Listen to this track by spiky new wave piano man and skillful pop composer Joe Jackson. It’s “Home Town”, a track originally taken from his 1986 album Big World, with this version recorded live in New York City in 1999 and featured on the album Live in New York: Summer In the City.

The original is a bright, effervescent pop song full of buoyant guitar. Yet, the song holds a certain world-weariness that the original version masks. Ordinarily, this is a welcome contrast.

But, as good as the original is, something entirely new came out of it when he rearranged it for a new musical context. When it came time to get together in the summer of 1999 to perform some of his tunes in a casual series of club dates “just for the hell of it”, the songs were reinterpreted for a trio; himself on piano and singing, backed up by stalwart sidemen Graham Maby on bass, and Gary Burke on drums.

Yet on this song, it’s all Jackson, a middle part of a suite of songs (“Be My Number Two” and “It’s Different For Girls” bookend it) played solo. Instead of the irony that can be picked up in the original, here the solo version reveals an entire country of emotions waiting for the listener underneath.

You might think that Jackson had removed his signature element of surprise to be found in his music up until this point by interpreting this song as a straight up ballad, rather than a poppy guiter driven tune that hides some melancholic undercurrents. But, you’d be wrong. Here’s why.

First, Jackson is up to his old trick of eschewing guitars, and recording his take on his own music, and the music of others, in a context that is more suited to jazz than to pop/rock music. There aren’t too many artists attempting this and succeeding with it. He dabbled with this idea on his famous 1982 Night & Day album, with a percussionist Sue Hadjopoulous (among others) to bolster the sound of that “jazz trio on a pop record” sound. Many years later, he’d record a whole album with this set up without extra percussion in 2008 with Rain, and succeed with it again.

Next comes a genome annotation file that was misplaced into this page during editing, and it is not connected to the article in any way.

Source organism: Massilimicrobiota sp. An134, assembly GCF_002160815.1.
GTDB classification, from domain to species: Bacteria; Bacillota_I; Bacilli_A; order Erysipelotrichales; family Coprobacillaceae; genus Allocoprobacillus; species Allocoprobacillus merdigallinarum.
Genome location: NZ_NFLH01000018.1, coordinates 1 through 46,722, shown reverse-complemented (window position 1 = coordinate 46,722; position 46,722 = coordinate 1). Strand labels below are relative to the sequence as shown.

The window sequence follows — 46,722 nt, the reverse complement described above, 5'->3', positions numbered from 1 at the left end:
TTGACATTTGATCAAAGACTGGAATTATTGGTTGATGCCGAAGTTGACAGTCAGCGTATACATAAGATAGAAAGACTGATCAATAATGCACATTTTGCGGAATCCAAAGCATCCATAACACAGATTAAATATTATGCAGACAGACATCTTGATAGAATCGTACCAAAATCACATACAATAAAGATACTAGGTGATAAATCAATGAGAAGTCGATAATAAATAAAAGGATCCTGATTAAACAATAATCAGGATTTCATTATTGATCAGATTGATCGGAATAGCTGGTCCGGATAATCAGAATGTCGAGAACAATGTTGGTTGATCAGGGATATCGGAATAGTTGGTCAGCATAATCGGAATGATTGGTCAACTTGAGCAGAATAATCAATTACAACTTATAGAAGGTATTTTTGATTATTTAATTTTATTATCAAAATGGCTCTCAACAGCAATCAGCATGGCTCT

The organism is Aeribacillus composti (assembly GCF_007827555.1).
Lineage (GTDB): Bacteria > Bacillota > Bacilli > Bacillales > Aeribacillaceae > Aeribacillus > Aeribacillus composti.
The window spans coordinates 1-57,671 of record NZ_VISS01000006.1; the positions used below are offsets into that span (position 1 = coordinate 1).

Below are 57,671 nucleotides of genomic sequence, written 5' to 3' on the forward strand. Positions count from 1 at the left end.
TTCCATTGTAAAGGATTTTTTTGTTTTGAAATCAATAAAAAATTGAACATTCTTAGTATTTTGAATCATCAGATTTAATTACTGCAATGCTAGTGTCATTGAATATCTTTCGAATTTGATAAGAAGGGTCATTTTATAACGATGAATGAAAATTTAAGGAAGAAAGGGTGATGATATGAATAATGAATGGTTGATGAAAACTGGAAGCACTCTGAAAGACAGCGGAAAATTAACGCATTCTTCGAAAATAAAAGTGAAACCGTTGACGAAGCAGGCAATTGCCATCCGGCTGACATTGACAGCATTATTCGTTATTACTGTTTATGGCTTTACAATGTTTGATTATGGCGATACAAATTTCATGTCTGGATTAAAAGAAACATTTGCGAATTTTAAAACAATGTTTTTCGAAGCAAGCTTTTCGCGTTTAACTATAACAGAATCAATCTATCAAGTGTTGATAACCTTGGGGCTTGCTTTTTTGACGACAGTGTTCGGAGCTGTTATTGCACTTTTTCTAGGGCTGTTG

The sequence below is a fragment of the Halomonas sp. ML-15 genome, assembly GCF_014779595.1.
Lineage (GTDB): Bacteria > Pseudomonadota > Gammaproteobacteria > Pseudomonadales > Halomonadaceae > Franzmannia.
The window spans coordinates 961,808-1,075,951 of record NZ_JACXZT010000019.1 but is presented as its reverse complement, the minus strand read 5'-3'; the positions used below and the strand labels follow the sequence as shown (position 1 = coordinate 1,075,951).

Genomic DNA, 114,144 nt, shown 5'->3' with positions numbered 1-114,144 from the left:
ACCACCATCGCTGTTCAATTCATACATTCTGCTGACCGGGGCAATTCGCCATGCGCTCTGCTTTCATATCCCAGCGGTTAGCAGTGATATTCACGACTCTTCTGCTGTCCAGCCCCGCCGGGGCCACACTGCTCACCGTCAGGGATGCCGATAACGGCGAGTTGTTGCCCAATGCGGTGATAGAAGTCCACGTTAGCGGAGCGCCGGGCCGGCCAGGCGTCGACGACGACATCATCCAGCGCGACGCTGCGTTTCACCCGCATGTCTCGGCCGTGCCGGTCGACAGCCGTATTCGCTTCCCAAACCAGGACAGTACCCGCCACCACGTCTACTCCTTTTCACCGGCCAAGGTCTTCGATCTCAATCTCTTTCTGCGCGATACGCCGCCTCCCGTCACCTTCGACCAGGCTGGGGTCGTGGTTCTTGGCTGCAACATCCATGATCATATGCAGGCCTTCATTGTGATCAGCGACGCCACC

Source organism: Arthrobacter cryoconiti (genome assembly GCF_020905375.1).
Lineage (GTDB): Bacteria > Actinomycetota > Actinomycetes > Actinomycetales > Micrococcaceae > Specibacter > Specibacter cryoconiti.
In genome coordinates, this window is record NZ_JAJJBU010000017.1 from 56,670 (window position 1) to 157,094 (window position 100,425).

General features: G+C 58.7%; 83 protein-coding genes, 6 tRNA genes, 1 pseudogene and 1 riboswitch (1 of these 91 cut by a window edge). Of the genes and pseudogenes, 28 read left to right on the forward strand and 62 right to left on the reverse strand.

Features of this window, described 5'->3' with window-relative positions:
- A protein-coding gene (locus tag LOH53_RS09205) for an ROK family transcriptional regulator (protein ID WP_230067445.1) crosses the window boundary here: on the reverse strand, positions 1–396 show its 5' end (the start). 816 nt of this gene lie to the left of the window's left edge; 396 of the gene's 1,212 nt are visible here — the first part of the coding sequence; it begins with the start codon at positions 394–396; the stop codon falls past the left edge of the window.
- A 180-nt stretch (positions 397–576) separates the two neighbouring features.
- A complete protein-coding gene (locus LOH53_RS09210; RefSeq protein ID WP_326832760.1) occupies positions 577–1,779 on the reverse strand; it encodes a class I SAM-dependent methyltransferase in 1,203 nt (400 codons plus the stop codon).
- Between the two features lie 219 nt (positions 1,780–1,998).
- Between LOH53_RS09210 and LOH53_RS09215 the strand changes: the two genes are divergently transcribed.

But, second, and most importantly, is that Jackson’s reputation for cynicism, sarcasm, and of being lyrically disgruntled, which makes up some of his best work (“I’m The Man”, “Is She Really Going Out With Him”, “Fools In Love”, “Invisible Man”, “Sunday Papers”, “Real Men”, “Happy Loving Couples”, and so many others) is misdirected in this song. It’s still there, yet not in the form of a keen sense of irony as may be expected. What really lies at the heart of this song is quite the opposite. This is instead about the impulse to yearn for innocence, and to seek to unlearn the things that have taken innocence away from us as we get older. Jackson is here a man alone with his thoughts, stripping away his usual turn as a jaded cynic to affect this very thing.

As we “accumulate” all of the good and bad that life throws at us,  new treasures are picked up along the way. But in the process, some of the treasures of the past are often lost in the shuffle; memories, childhood feelings, friends, and loved ones long gone. When he sings “I wonder if it’s still there” he may well be talking about his home town as he remembers it. But, one gets the impression that he’s talking about something ineffable, deeper, and more personal too.

Sometimes, we find we’ve travelled too far out from where we came from. Sometimes we long to go home again. It’s a powerful, and universal human state of mind. To be fair, these are themes of innocence under pressure that he’s touched upon before, and in one of his biggest hits, “Steppin’ Out”, a tune of innocence at large in the city. Yet, “Home Town” always held this same kernel of childlike longing in a less overt way, hidden behind an upbeat arrangement. It’s fully realized to my ears in this version as it’s laid bare by just piano and voice.

And also, with a return to some of the music that inspired him as played on these dates (The Beatles, The Yardbirds, the Lovin’ Spoonful,  Dobie Gray, Duke Ellington, and Steely Dan are all represented) it’s not hard to imagine that Jackson was tracing the threads of his life together during this time through his music, and the music of others who provided inspiration to him. This series of shows was a sort of musical homecoming. It’s no wonder that “Home Town” sounds so honest and straightforward here.

For me it packs a double punch as I appreciate where this track is coming from, and from growing up hearing Joe Jackson on the radio and loving his records. Listening to him sing of a mythical past, I remember my own home town that is no longer there in the way I knew it. All the while, it was his voice that helped form the soundtrack to the time I spent there; that hazy country of childhood which still lives in my mind. I don’t have to wonder about it. It really is still there every time I bring it to mind.

Joe Jackson is an active musician today. Check out his site at


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